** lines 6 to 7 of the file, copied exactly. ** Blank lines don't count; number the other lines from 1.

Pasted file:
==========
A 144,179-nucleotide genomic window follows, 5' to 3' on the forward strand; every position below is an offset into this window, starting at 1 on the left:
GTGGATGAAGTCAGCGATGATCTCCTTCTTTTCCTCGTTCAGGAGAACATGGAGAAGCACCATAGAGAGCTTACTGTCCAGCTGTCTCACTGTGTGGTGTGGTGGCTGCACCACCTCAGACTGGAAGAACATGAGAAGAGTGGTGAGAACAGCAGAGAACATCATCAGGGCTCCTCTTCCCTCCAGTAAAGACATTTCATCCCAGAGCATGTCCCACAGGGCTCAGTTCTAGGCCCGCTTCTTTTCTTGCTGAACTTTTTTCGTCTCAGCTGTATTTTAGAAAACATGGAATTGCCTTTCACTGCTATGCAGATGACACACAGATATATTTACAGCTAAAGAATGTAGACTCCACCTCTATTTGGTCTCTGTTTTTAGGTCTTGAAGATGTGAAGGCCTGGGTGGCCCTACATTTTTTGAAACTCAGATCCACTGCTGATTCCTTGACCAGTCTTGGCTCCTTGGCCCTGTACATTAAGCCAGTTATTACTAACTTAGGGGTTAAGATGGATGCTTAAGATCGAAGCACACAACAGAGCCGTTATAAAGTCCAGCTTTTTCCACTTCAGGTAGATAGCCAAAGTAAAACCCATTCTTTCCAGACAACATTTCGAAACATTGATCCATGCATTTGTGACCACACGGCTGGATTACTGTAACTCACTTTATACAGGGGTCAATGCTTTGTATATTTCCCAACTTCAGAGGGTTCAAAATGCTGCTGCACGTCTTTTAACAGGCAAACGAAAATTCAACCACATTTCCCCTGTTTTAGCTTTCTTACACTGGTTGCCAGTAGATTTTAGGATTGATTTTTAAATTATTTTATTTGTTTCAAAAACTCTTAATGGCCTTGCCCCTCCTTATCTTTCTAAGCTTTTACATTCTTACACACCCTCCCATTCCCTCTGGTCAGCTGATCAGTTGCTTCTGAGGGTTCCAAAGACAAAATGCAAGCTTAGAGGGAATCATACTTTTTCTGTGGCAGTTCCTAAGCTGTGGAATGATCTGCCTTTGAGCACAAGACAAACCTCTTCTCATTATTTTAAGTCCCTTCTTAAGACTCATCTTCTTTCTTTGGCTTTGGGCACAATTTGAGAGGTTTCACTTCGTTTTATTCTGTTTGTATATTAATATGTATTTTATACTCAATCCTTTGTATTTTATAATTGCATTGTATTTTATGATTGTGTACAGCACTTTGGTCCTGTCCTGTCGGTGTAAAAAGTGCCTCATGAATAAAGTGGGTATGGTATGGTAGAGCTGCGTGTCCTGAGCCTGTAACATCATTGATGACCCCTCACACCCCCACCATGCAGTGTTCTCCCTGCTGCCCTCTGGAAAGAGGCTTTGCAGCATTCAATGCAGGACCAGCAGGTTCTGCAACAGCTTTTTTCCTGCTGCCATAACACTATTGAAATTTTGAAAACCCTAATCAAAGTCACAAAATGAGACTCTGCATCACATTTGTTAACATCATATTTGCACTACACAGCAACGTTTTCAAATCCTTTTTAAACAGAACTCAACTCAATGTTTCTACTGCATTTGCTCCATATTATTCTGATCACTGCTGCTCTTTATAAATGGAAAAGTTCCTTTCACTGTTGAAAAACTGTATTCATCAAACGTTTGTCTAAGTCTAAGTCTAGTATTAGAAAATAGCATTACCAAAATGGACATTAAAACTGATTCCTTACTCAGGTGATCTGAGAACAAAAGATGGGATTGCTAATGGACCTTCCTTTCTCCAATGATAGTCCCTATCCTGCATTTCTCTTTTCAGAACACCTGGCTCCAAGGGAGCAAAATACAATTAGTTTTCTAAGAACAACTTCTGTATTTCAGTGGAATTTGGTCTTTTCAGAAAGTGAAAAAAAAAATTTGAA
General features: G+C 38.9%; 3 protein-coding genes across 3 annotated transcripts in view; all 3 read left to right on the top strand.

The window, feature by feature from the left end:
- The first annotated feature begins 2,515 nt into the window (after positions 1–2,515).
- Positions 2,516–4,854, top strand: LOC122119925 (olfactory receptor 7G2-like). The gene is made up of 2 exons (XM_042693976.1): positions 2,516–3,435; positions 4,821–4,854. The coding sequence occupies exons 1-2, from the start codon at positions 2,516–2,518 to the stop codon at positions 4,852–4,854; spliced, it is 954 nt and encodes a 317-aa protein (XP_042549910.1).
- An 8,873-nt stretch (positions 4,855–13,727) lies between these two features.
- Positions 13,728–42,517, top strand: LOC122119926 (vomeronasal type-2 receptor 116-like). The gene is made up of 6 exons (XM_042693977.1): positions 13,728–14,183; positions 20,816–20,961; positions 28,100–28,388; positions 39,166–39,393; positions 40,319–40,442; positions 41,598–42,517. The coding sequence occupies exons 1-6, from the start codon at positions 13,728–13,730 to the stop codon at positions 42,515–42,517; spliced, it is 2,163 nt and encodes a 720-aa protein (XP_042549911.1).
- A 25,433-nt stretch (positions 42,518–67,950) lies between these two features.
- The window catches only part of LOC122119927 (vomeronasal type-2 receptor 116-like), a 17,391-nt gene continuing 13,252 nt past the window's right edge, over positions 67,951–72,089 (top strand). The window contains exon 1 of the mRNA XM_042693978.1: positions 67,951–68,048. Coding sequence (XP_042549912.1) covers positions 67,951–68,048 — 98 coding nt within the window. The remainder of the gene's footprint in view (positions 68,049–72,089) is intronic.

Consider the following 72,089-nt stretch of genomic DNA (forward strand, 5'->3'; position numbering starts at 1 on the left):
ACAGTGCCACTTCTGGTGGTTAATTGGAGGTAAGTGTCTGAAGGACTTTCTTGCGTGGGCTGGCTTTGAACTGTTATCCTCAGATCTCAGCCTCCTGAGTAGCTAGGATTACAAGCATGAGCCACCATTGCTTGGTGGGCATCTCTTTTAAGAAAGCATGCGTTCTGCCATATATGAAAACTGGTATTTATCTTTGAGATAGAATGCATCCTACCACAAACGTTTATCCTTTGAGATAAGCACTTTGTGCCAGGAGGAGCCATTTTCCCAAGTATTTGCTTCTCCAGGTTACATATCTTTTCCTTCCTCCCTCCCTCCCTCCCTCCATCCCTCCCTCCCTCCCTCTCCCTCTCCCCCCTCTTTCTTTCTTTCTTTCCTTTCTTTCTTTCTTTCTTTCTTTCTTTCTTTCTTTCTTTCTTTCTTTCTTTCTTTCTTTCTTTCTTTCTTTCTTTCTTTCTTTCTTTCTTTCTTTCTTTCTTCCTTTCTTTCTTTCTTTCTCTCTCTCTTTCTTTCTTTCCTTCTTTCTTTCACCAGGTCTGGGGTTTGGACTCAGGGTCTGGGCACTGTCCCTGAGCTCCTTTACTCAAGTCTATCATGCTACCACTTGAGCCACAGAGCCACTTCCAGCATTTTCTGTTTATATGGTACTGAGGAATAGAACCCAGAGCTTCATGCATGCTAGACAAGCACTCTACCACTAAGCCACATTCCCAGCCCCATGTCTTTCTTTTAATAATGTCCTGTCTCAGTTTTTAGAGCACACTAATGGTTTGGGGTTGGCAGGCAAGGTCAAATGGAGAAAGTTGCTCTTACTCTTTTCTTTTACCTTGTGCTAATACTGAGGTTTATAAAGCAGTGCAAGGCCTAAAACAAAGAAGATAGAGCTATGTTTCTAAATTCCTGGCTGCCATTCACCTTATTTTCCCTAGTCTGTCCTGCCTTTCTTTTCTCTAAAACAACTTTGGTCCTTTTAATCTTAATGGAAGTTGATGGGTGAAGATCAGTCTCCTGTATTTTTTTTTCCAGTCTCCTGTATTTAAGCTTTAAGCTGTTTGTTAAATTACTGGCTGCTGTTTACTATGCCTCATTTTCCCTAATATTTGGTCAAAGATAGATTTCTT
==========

- Positions 2,516–4,854, top strand: LOC122119925 (olfactory receptor 7G2-like). The gene is made up of 2 exons (XM_042693976.1): positions 2,516–3,435; positions 4,821–4,854. The coding sequence occupies exons 1-2, from the start codon at positions 2,516–2,518 to the stop codon at positions 4,852–4,854; spliced, it is 954 nt and encodes a 317-aa protein (XP_042549910.1).
- An 8,873-nt stretch (positions 4,855–13,727) lies between these two features.